Last week I flew out of Burbank for the first time in ages. Southwest operates roughly 7 million flights out of the diminutive Terminal A and I’ve grown to love Southwest the same way I love chicken fingers. They both don’t try to be anything they’re not. They’re not dressing themselves up as some sort of luxury experience. They’re simple, reliable, and get the job done. If I were in charge of marketing for SWA, I’d change the tagline to “No frills done right” because that’s the biggest appeal for me. Buy your relatively cheap ticket, check in, and board when your number is called. It’s the discount deli counter of airlines.
The entire experience was pleasant — quaint, even — until it came time to board the plane. As a middle child, I’m always nervous if something isn’t specifically reserved for me. Thanksgiving served family style is reason enough for me to break out in a cold sweat the night before. With Southwest’s boarding system, I get plenty anxious about not having enough bin space or seats when it’s my turn to board.
On my flight last week, I was in the low Bs along with my fiancee. Anything under B10 is usually a guaranteed window seat and bin space, but Burbank threw a wrench into the plans. With such a small terminal, BUR still makes you walk out onto the tarmac to board and for Southwest planes, that means boarding in the front and the back. I have no experience dual-boarding an SWA plane, so I didn’t know that the back was the way to go when it came my turn to board. Instead of putting my bag up and getting right into a seat, I got stuck behind slowpokes in front of me and while they were fussing with their baggage, I watched as all the good seats in the back filled up.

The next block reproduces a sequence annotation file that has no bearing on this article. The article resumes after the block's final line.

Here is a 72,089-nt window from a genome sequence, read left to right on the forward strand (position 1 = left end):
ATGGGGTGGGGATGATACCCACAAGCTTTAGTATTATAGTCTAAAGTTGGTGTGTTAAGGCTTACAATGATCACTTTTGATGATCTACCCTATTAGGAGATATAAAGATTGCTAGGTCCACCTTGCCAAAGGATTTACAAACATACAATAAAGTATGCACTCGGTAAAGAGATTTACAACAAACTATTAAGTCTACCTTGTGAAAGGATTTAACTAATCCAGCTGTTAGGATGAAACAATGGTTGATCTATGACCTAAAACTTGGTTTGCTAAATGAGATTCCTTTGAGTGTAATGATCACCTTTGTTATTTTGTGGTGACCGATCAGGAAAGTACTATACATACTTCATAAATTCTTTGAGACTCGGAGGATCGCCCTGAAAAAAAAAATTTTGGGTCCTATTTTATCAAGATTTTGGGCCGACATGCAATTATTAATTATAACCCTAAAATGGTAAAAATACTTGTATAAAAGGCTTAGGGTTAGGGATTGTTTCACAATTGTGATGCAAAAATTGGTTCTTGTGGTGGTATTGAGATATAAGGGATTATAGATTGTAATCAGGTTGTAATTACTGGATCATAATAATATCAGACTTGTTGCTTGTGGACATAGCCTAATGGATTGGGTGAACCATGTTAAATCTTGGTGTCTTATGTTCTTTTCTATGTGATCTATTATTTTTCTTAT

By the time I got myself free, both my fiancee and I were stuck with middle seats in concurrent rows. Gross. Luckily, we were able to find spots for our bags but the entire flight was an armrest battle on two different fronts. The only saving grace was that we were flying to Vegas, just a short hourlong flight.
So what’s the fix? It’s easy. Don’t board from both sides of the plane. I doubt it saves much time in the long run anyway. Instead, board exclusively from the back of the plane. Think about it: if you board from the back, odds are that the front seats get taken first anyway. While the passengers up there are getting situated, other people can start taking their seats instead of waiting for those in front of them. It would create a domino effect of efficiency. This makes sense, right? I’m not crazy. I promise.
Southwest? Are you listening? This is some genius management consulting here and I’m not even charging. Start boarding exclusively from the back and you’ll board your planes faster and your passengers will be happier. Everybody wins!